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Planned Machine Maintenance is an investment not a cost – Starrag UK

Machine maintenance matters, of that there is no doubt, says Starrag UK’s Service Manager, Jim Bradley. “You wouldn’t expect your car to run reliably without regular servicing and the same is true for a machine tool,” he suggests. “The investment in regular maintenance, to ensure the machine is running at optimal levels, is essential and it’s effectively an investment in a user’s production and, therefore, his livelihood.”

Starrag UK ensures it is equipped to the highest possible levels of customer service to give customers the utmost confidence in investing in its world-leading machine ranges.

It has a team of 20 customer-facing service specialists covering the whole of the UK and Eire, including 13 very experienced, highly-trained and skilled ‘mobile’ service engineers who each have an average of 15 to 20 years’ experience of the Starrag machine technologies.

The engineers can deal with every aspect of machine installation and service (and, if they occur, breakdowns) across the numerous machines available from those manufactured and supplied by Starrag – from the ranges of Berthiez, Bumotec, Dörries, Droop+Rein, Ecospeed, Heckert, Scharmann, SIP and Starrag.

“With such a broad machine range, we obviously make sure our engineers have invested a lot of time in knowing, in-depth, the many intricacies of each machine type,” says Mr Bradley. “It normally takes at least two years for an engineer to attain the appropriate levels of electrical and mechanical knowledge. The sole intention is to ensure customers’ valuable investments perform as they should but also, if a breakdown occurs for whatever reason, the machine can be brought back into production in the quickest possible time.”

In addition to offering annual preventative maintenance plans and a Serviceplus programme – where an annual fee covers every eventuality and guarantees service response times, inspection and repair, as well as in some cases guaranteed uptimes – Starrag UK also carries out ad hoc service calls.

“While around 70 per cent of our customers are signed up to our planned/preventative maintenance schemes, it is clear that not everyone prefers such a regulated regime,” Mr Bradley adds. “They make their own judgement between machine efficiency levels and uptimes [on machines that are supplied with warranty levels that can extend from 12 months to three years].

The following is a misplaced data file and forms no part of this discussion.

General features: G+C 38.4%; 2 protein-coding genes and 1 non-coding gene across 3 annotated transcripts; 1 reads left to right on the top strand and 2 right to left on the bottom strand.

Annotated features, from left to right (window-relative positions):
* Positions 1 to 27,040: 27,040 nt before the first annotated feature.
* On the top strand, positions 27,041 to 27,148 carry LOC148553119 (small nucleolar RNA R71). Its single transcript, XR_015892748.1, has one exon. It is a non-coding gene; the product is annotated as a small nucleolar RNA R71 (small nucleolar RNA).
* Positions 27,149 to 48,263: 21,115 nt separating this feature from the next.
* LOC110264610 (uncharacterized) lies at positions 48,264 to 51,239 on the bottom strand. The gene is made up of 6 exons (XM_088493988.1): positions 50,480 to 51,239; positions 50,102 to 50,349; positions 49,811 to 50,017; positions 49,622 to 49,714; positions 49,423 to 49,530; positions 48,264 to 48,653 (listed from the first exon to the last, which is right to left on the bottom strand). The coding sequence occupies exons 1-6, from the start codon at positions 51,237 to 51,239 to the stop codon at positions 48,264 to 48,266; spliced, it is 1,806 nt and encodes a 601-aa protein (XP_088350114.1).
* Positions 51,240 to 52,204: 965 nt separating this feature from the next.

“So, our customer service operation is also geared up to deal with urgent call-outs. These are usually classified as either ‘machine still operating’ or ‘tool down’ issues, the latter being instances where a machine has stopped completely – and, therefore, is not earning.

“Our response mechanism – which is determined globally by Starrag and measured by a set of key performance indicators (KPIs) – is based on next-day delivery of parts and:

[] A four-hour response after customer call to determine the plan of action – which could simply be support by ‘phone;

[] An engineer on-site within 48 hours; and

[] A total repair time within 56 hours.

“We’re constantly being measured by these KPIs and I’m pleased to say that we have a 95 per cent record on engineer on-site calls and a 100 per cent record on all tool down cases!”

Highlighting that Starrag machines are not necessarily simple machines where service/breakdown issues takes just five minutes to solve, Mr Bradley says customers understandably expect Starrag UK service engineers to be experts in every discipline.

“In addition, for some of our larger users – those, for example, running multiple machines – we also permanently have on-site engineers. Or where users have their own teams of skilled maintenance staff, it may be a case that our role may simply be providing access to specialist software routines for users to dial-into to achieve ‘patch repairs’.

“In addition, certain machines can have Starrag’s innovative Uptime Package embedded into the control system to alert users to unpredicted downtime.”

Clever software routines continually condition monitor machine characteristics such as thermal, temperature and power consumption and frequencies across all main axes, as well as overall process conditions including potential collision monitoring and, when necessary, automatic alerts highlight any inconsistencies.

The importance of machine reliability – and the role of machine suppliers in enabling users to achieve optimum machine operating levels – is also emphasised by Dr Bernhard Bringmann, managing director of Starrag AG.

“Building and supplying functional machine tools is not necessarily the main challenge in today’s manufacturing arena,” he says. “Rather, the quest is for machine suppliers to create true partnerships with customers where every aspect of production processes is closely scrutinised then optimised.

“Machine reliability, of course, underpins this mentality and preventative maintenance is crucial. Starrag’s machine life cycle monitoring regimes – which are driven by FMEA and are applied to individual machines over perhaps a five-/six-year cycle – enable users to plan effectively for planned maintenance/parts replacement before breakdowns occur.”

As Mr Bradley concludes: “There is a critical balance between cost of service (in any of its guises) and the cost of lost production. I spend around half my working life visiting customers and discussing with their production managers and machine operators the challenges they face and how Starrag UK can help meet them.

“I also spend a lot of time detailing how planned service can effectively fix problems before they happen, illustrating how planned preventative maintenance is an investment rather than a cost.”